No Man’s Land, Harold Pinter, 1975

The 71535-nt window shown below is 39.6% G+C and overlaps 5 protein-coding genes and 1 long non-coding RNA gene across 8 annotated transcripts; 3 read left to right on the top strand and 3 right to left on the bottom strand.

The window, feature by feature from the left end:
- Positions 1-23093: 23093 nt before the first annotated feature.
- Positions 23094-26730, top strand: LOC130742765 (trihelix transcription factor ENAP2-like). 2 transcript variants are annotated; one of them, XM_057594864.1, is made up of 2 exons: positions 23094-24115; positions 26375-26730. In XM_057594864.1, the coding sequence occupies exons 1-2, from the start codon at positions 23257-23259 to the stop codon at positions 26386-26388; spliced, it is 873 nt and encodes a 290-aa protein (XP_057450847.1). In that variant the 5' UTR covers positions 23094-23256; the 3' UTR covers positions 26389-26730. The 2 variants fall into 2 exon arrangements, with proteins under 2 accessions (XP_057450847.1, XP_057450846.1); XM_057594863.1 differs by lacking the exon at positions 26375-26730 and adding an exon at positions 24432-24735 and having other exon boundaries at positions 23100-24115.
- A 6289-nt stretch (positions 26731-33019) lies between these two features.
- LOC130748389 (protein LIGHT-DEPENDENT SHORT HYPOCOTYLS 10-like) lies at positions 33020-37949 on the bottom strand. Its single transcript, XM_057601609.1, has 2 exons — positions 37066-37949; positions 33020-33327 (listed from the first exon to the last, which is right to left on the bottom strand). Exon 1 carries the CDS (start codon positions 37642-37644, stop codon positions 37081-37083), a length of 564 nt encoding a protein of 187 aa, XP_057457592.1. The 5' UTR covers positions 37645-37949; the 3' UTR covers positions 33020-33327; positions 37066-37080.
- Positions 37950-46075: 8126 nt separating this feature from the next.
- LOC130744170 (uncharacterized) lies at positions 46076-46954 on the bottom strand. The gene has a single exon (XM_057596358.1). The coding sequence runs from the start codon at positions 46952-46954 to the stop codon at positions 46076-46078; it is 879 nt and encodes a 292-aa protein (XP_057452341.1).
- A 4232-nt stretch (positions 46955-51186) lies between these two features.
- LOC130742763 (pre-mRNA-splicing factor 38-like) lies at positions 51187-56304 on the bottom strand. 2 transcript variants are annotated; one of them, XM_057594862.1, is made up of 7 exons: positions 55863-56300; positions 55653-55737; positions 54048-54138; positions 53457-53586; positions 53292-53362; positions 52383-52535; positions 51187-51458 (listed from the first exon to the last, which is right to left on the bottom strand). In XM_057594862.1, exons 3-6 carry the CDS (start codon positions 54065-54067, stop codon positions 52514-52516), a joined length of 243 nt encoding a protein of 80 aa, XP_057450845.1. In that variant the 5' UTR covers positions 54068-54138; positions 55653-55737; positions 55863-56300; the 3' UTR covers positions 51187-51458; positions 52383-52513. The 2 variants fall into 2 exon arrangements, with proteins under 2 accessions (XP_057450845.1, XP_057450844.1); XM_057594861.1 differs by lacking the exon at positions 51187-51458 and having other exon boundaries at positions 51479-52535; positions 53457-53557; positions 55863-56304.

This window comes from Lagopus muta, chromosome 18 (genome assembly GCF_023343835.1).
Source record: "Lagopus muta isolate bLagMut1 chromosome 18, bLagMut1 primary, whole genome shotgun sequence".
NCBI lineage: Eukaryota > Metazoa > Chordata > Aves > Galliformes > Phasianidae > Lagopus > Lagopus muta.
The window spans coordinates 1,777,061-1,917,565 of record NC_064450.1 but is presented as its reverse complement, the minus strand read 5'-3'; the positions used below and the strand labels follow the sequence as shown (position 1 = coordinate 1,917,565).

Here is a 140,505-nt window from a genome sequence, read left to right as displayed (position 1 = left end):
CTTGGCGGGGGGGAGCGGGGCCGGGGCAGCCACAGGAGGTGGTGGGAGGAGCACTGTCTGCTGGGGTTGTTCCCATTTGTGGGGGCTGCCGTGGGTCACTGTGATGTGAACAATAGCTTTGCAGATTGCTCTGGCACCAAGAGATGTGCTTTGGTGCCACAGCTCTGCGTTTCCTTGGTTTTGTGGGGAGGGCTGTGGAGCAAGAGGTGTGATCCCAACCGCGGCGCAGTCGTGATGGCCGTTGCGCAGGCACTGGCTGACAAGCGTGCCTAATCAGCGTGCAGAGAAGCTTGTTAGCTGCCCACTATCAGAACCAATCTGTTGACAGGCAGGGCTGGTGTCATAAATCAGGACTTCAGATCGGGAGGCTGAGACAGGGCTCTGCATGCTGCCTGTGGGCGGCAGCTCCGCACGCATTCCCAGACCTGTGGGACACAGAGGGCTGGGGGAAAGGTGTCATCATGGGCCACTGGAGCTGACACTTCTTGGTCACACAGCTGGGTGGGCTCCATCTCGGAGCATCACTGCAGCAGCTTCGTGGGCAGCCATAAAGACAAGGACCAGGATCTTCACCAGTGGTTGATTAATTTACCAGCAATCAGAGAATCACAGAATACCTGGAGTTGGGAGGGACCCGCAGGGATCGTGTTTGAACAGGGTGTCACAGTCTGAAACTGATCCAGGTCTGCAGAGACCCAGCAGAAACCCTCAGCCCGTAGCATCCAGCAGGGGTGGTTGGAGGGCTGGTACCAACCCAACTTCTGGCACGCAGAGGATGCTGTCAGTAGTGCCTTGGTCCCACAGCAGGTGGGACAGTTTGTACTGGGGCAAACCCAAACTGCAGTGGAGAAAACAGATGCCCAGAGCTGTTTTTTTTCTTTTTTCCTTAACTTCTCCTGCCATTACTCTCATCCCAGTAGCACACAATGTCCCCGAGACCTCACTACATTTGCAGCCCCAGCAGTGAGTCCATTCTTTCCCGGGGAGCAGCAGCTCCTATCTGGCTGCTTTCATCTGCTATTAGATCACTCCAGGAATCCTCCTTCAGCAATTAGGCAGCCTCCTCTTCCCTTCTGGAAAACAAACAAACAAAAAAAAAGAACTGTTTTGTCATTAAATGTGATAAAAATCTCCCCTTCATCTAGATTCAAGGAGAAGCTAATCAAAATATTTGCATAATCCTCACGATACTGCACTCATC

Another one of Pinter’s minimalist plays with starkly drawn characters who appear to emerge fully developed and engaged in the middle of some activity that remains mysterious and unknowable to the audience for quite a while.  In this case, Spooner, who appears to be a waiter at a Hampden Heath pub or the editor of a poetry review or both, is in the home of Hirst, who is apparently a famous author/poet who lives in a large home on the Heath and is attended to by two retainers, Foster and Briggs.  Alcohol flows, profanity spouts, and by play’s end it’s not clear who has done what to whom or for what reason.  The play ends with a discussion of Hirst’s dream in which Hirst says “Let’s change the subject for the last time.” which leads to the final lines from Spooner in response to Hirst’s description of his dream, “No. You are in no man’s land.  Which never moves, which never changes, which never grows older, but which remains forever, icy and silent.” On that Pinteresque happy note, the curtain falls.  The play has recently been given a revival by London’s National Theater, starring Ian McKellan and Patrick Stewart to much acclaim.   I think it’s a play about man’s isolation, alienation, and hopelessness and our inability to communicate in effective ways with each other making our ability to help each other nil.  Happy days, Harold!